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Download Pandemic: Tracking Contagions, from Cholera to Ebola and Beyond Audiobook

Extended Audio Sample Pandemic: Tracking Contagions, from Cholera to Ebola and Beyond Audiobook, by Sonia Shah Click for printable size audiobook cover
0 out of 50 out of 50 out of 50 out of 50 out of 5 0.00 (0 ratings) (rate this audio book) Author: Sonia Shah Narrator: Sonia Shah Publisher: Penguin Random House Format: Unabridged Audiobook Delivery: Instant Download Audio Length: Release Date: February 2016 ISBN: 9780451482167
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From the author of The Fever, a wide-ranging inquiry into the origins of pandemics

Interweaving history, original reportage, and personal narrative, Pandemic explores the origin of epidemics, drawing parallels between the story of cholera--one of history's most disruptive and deadly pathogens--and the new pathogens that stalk humankind today, from Ebola and avian influenza to drug-resistant superbugs.

More than three hundred infectious diseases have emerged or reemerged in new territory during the past fifty years, and 90 percent of epidemiologists expect that one of them will cause a disruptive, deadly pandemic sometime in the next two generations.

To reveal how that might happen, Sonia Shah tracks each stage of cholera's dramatic journey from harmless microbe to world-changing pandemic, from its 1817 emergence in the South Asian hinterlands to its rapid dispersal across the nineteenth-century world and its latest beachhead in Haiti. She reports on the pathogens following in cholera's footsteps, from the MRSA bacterium that besieges her own family to the never-before-seen killers emerging from China's wet markets, the surgical wards of New Delhi, the slums of Port-au-Prince, and the suburban backyards of the East Coast.

By delving into the convoluted science, strange politics, and checkered history of one of the world's deadliest diseases, Pandemic reveals what the next epidemic might look like--and what we can do to prevent it. Download and start listening now!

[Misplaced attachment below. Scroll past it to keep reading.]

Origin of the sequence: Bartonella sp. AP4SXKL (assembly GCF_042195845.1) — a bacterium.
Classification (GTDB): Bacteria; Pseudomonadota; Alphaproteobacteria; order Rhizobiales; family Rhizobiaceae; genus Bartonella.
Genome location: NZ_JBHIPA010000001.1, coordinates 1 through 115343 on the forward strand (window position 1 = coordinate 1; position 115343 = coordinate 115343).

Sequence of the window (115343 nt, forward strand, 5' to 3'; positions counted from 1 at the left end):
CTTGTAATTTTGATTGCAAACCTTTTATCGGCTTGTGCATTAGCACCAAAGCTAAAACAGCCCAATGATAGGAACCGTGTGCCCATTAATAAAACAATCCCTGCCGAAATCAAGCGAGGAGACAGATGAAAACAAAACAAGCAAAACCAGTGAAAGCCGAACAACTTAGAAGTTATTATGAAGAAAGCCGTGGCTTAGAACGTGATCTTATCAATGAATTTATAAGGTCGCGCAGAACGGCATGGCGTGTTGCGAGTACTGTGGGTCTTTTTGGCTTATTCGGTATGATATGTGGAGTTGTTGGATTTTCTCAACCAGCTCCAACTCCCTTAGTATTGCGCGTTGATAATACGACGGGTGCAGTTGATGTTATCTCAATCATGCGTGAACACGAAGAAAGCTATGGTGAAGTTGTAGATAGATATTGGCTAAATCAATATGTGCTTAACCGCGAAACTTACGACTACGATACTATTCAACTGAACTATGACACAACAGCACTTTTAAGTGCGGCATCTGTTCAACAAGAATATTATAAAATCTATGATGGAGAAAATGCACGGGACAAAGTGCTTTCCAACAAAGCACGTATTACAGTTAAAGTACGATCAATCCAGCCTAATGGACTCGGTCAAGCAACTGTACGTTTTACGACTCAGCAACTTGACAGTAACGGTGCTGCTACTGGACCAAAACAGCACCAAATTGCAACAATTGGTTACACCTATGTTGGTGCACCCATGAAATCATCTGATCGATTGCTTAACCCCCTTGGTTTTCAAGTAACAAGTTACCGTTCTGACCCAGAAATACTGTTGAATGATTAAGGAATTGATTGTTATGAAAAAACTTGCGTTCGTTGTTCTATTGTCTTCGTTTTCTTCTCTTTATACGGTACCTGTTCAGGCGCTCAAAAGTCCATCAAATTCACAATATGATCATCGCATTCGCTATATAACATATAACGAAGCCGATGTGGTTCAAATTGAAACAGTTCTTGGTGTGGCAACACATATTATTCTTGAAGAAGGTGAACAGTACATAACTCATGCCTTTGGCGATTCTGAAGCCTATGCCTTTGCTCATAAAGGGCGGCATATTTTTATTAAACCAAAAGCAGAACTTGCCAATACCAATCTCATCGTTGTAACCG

Quotes & Awards

  • “[Shah] has succeeded in producing a lively, rigorously researched and highly informative read.”

    Wall Street Journal

  • “[A] grounded, bracingly intelligent study.”


  • “Author Sonia Shah is not a practiced narrator, but her perspective as a scientist and mother gives her narration authority and immediacy. And she definitely knows what she’s talking about. Historically, governments have handled disease outbreaks badly, and have been slow to warn citizens of the full danger they face. Ignorance and denial inevitably heightened the toll. Shah tells grim stories that are always most terrifying in terms of what was to come. Yet her overall account is implicitly reaffirming in its ‘history’ of all the outbreaks that did not occur, thanks to modern science, responsible government, and the vigilance of an informed public.”


  • “In this absorbing, complex, and ominous look at the dangers posed by pathogens in our daily lives, science journalist Shah cautions that there are no easy solutions…Shah’s warning is certainly troubling, and this important medical and social history is worthy of attention―and action.”

    Publishers Weekly

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About the Author
Sonia Shah is a science journalist and prizewinning author. Her writing on science, politics, and human rights has appeared in The New York TimesThe Wall Street JournalForeign AffairsScientific American, and elsewhere. Her work has been featured on RadiolabFresh Air, and TED, where her talk "Three Reasons We Still Haven't Gotten Rid of Malaria" has been viewed by more than 900,000 people around the world. Her 2010 book, The Fever, which was called a "tour-de-force history of malaria" (The New York Times), "rollicking" (Time), and "brilliant" (The Wall Street Journal), was long-listed for the Royal Society's Winton Prize.